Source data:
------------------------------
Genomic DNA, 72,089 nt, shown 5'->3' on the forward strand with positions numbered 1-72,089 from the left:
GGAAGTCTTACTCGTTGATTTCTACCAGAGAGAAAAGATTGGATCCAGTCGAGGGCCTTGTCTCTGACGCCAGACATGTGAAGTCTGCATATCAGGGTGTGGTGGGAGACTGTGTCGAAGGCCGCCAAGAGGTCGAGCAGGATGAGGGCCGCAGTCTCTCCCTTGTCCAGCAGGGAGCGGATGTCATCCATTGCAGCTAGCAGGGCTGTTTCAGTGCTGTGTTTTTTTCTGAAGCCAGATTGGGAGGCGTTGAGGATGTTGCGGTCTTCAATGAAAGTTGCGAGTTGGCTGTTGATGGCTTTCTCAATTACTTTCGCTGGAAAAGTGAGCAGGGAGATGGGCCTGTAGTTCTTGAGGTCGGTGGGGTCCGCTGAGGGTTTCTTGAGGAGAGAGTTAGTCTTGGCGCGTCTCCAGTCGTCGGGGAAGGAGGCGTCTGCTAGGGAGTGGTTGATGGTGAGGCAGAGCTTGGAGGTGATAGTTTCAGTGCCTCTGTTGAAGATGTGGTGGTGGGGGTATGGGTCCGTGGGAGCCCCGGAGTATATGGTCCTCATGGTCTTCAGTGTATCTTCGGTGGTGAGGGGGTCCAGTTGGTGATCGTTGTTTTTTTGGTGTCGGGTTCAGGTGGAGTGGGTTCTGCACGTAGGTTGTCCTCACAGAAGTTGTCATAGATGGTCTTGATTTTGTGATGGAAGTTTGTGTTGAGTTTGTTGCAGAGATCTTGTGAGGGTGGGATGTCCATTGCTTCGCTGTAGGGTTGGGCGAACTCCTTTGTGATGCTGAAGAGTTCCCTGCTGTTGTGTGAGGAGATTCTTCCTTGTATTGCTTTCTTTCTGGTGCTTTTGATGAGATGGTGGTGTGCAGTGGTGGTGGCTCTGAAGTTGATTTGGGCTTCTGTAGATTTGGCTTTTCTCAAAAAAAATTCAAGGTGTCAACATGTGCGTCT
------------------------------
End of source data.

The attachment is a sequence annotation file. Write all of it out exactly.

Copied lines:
Genomic DNA, 72,089 nt, shown 5'->3' on the forward strand with positions numbered 1-72,089 from the left:
GGAAGTCTTACTCGTTGATTTCTACCAGAGAGAAAAGATTGGATCCAGTCGAGGGCCTTGTCTCTGACGCCAGACATGTGAAGTCTGCATATCAGGGTGTGGTGGGAGACTGTGTCGAAGGCCGCCAAGAGGTCGAGCAGGATGAGGGCCGCAGTCTCTCCCTTGTCCAGCAGGGAGCGGATGTCATCCATTGCAGCTAGCAGGGCTGTTTCAGTGCTGTGTTTTTTTCTGAAGCCAGATTGGGAGGCGTTGAGGATGTTGCGGTCTTCAATGAAAGTTGCGAGTTGGCTGTTGATGGCTTTCTCAATTACTTTCGCTGGAAAAGTGAGCAGGGAGATGGGCCTGTAGTTCTTGAGGTCGGTGGGGTCCGCTGAGGGTTTCTTGAGGAGAGAGTTAGTCTTGGCGCGTCTCCAGTCGTCGGGGAAGGAGGCGTCTGCTAGGGAGTGGTTGATGGTGAGGCAGAGCTTGGAGGTGATAGTTTCAGTGCCTCTGTTGAAGATGTGGTGGTGGGGGTATGGGTCCGTGGGAGCCCCGGAGTATATGGTCCTCATGGTCTTCAGTGTATCTTCGGTGGTGAGGGGGTCCAGTTGGTGATCGTTGTTTTTTTGGTGTCGGGTTCAGGTGGAGTGGGTTCTGCACGTAGGTTGTCCTCACAGAAGTTGTCATAGATGGTCTTGATTTTGTGATGGAAGTTTGTGTTGAGTTTGTTGCAGAGATCTTGTGAGGGTGGGATGTCCATTGCTTCGCTGTAGGGTTGGGCGAACTCCTTTGTGATGCTGAAGAGTTCCCTGCTGTTGTGTGAGGAGATTCTTCCTTGTATTGCTTTCTTTCTGGTGCTTTTGATGAGATGGTGGTGTGCAGTGGTGGTGGCTCTGAAGTTGATTTGGGCTTCTGTAGATTTGGCTTTTCTCAAAAAAAATTCAAGGTGTCAACATGTGCGTCT